Mental health law and compulsory treatment

The Mental Health Act

The Mental Health Act 1983 is the law that allows people living in England and Wales who have a ‘mental disorder’ to be admitted, detained and treated in hospital without their consent – either for their own health or safety, or for the protection of other people.

The Act was amended by the Mental Health Act 2007 and was slightly amended again by the Health and Social Care Act 2012. The Mental Health Act is the law that people who experience the symptoms of psychosis are most likely to encounter – the Mental Health Act allows treatment to be given regardless of whether people have the capacity to consent. Visit the Mental Health Act page for more information.

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The Mental Capacity Act

The Mental Capacity Act 2005 spells out different legal ways of making a wide range of decisions on behalf of someone aged over 16 when that person is unable to make a decision for him or herself because they 'lack capacity'. People may lack capacity for different reasons – because they have dementia, a brain injury or a learning disability, for example.

The Mental Capacity Act defines ‘lacking capacity’ and describes how to determine whether someone is lacking capacity at any particular time.

An individual is considered to lack capacity to make a specific decision if they are: 


1) unable to understand information relevant to the decision; or
2) unable to retain that information; or
3) unable to weigh up and use the information to make the decision; or


4) unable to communicate their decision.

An individual only has to meet one of these four criteria to be considered to lack the capacity to make a decision.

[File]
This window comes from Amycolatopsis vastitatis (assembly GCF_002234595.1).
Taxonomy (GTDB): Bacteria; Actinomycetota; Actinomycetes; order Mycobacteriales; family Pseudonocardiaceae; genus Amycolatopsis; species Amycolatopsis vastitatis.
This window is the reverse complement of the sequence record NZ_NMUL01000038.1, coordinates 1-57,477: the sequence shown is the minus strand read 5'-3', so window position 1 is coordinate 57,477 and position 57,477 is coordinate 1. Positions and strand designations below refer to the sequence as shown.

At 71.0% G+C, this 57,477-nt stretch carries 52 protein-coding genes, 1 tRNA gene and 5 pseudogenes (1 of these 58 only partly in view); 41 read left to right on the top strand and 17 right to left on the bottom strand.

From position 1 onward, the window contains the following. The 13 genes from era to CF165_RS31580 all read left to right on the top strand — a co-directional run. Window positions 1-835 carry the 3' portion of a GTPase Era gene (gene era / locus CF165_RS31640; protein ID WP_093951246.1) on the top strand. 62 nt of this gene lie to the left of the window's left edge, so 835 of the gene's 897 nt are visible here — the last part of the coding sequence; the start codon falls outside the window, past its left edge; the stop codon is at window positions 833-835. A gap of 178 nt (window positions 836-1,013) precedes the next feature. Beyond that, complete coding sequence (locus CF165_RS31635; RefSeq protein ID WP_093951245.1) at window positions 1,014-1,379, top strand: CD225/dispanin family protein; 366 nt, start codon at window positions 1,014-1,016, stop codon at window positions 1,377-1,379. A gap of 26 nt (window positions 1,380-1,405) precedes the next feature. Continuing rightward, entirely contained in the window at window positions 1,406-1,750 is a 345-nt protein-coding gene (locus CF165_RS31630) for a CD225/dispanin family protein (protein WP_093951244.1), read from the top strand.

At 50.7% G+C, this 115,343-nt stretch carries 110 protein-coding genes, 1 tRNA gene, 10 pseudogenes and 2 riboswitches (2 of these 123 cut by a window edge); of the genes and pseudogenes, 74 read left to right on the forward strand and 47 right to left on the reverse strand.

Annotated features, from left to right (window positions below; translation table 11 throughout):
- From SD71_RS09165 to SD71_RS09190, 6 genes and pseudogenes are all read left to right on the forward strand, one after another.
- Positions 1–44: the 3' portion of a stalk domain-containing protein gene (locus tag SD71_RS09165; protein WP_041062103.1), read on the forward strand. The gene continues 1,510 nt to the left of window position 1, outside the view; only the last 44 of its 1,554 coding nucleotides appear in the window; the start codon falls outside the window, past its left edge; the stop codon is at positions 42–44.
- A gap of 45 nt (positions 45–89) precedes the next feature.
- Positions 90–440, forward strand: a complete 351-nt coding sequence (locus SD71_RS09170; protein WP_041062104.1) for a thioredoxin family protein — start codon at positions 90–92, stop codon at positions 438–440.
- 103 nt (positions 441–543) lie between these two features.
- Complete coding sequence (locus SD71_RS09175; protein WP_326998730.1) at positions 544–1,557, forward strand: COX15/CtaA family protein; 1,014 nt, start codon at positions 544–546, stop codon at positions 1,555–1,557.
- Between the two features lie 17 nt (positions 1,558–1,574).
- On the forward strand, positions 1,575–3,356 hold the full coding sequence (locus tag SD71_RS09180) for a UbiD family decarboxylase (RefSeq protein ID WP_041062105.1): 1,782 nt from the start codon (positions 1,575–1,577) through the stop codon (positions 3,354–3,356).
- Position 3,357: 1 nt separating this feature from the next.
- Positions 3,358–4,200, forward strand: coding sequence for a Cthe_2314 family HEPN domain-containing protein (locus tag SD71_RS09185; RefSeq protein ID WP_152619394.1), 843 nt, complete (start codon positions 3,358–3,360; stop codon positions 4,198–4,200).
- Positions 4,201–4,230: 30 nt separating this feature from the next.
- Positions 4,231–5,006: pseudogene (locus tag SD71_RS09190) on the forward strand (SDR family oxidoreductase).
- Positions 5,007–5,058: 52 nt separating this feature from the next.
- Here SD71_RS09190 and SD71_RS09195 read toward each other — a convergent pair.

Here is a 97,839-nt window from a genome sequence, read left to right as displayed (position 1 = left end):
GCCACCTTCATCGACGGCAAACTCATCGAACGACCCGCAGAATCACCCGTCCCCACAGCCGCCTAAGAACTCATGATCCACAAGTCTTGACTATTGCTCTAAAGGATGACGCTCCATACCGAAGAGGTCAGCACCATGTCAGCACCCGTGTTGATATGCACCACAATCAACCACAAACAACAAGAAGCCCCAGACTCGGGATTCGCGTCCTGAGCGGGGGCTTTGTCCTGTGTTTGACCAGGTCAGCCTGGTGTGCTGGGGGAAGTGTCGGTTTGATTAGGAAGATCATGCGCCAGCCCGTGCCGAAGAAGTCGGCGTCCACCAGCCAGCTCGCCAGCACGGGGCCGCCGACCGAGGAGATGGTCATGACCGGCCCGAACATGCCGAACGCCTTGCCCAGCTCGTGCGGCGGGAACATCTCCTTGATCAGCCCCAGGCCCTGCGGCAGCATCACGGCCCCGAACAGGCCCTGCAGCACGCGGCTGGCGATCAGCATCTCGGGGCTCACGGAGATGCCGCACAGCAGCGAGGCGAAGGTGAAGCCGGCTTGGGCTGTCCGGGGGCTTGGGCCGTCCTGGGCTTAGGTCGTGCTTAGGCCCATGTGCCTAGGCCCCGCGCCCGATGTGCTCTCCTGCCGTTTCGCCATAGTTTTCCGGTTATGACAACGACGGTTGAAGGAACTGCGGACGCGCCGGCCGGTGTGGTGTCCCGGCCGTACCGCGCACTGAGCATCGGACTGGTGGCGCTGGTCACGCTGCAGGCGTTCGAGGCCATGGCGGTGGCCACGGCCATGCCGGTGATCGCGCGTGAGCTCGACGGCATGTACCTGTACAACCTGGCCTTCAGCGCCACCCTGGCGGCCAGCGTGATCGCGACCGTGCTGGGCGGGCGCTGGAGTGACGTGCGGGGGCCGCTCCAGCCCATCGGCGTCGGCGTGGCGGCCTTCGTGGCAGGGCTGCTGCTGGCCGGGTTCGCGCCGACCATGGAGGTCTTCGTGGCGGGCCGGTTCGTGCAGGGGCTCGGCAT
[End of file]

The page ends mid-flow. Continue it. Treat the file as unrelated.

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Decisions about treatment and care

People who experience the symptoms of psychosis may, because of the effects of those symptoms, sometimes lack capacity to make decisions about their treatment and care. But case law stipulates that people who lack capacity because of a mental illness should be treated for that illness under the Mental Health Act.

However, the Mental Capacity Act might be used to give treatment for physical health problems to someone who lacks capacity because of a mental illness – if someone who was experiencing psychosis needed hospital-based treatment for pneumonia, for example.

The Mental Capacity Act can only be used to give treatment to somebody without their consent if that person is assessed as lacking capacity at that particular time, and if treatment would be in their 'best interests.'

This means that any decision reached on behalf of the individual who lacks capacity must be the best course of action for him or her.

Mostly, the doctor who will be responsible for giving the medical treatment will be responsible for making the 'best interests' decision and in order to reach this decision, he or she must work through a process and statutory checklist which is contained in Section 4 of the Mental Capacity Act. 

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Deprivation of liberty safeguards procedure

If hospital staff want to detain someone for treatment under the Mental Capacity Act, they need to use the 'Deprivation of liberty safeguards' procedure. This process aims to protect vulnerable people by ensuring that any decision to deprive someone of their liberty is taken following a proper legal process.

A hospital (or care home) must apply to the local authority for authorisation to deprive someone who lacks capacity of their liberty. Two different professionals are then appointed to carry out assessments to find out if six different criteria are met. One of the criteria is that the person lacks capacity to make a decision about the care or treatment they will receive in hospital or in a care home. Another is that deprivation of liberty is in the best interests of the individual.